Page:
Published on: March 3, 2009by Michael Sansolo
There’s an old saying that what gets measured, gets done. But what if there is a problem with the measurement?
Think about all the way we judge whether someone has done a good job and then ask, do we really know? What if the way we measure success somehow warps what we think?
A recent on-line article on hockey, of all things, shed some interesting light on this. Hockey fans know of a statistic called plus/minus. In short, a player gets a plus whenever their team scores when they are on the ice; they get a minus when the other team scores. Seems pretty simple, doesn’t it? By following the stat, you might get a sense of who is playing well.
Or you don’t. In hockey, players rotate on and off the ice constantly with non-stop substitutions. Frequently, a coach will carefully deploy his team to get certain players on the ice in specific situations. For that reason, a good defensive player finds himself on the ice against the opponent’s best offensive players with great frequency. And over the course of the season, that good defensive player ends up with a poor plus/minus stat simply because he always played in the hardest situations. In contrast, a poor defensive player might have better stats because he only gets used in easier situations.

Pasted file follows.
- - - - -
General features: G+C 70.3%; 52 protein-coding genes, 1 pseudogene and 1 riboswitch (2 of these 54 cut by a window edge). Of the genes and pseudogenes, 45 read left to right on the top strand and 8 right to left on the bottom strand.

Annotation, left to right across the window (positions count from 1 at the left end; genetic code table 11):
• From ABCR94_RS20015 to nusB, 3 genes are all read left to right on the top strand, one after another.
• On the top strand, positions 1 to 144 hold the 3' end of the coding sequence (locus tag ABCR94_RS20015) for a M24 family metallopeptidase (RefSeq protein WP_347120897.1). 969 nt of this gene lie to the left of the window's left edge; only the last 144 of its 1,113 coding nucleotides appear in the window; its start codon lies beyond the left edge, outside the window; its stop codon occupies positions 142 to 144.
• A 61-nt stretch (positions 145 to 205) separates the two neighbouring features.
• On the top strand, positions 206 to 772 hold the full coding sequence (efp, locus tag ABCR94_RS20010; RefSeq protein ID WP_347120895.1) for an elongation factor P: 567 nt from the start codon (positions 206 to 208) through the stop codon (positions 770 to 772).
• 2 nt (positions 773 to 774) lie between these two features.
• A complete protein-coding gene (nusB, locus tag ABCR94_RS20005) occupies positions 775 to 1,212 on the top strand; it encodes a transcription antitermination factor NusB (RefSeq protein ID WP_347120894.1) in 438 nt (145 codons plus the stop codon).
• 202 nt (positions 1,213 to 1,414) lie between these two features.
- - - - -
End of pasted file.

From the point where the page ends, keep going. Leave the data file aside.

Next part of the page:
The New York Times Magazine ran an article along a similar vein recently, profiling Shane Battier, a player for the Houston Rockets basketball team. Battier, it seems, has a record of posting modest statistics, except for this: when he plays, his team is always more likely to win because Battier does little things that make that happen. Even when guarding a superstar like Kobe Bryant, Battier finds a way to make Bryant work harder for his points, diminishing his team’s offense in the process.
Like it or not, in business we have the same situation. Frequently, we grade people based on measures of performance that provide an incomplete picture at best and a misleading one at worst.
For instance: manager A runs a store that produces paltry profits year after year. Manager B’s store, in contrast, always racks up splendid profits. However, if manager A’s store has virtually every problem known to exist - a tough neighborhood, an older unit, you name it - it’s possible that manager is actually doing stunningly great work. And, in contrast, manager B might have a store with every possible advantage and actually could produce even stronger profits.
Michael Sansolo can be reached via email at firstname.lastname@example.org .
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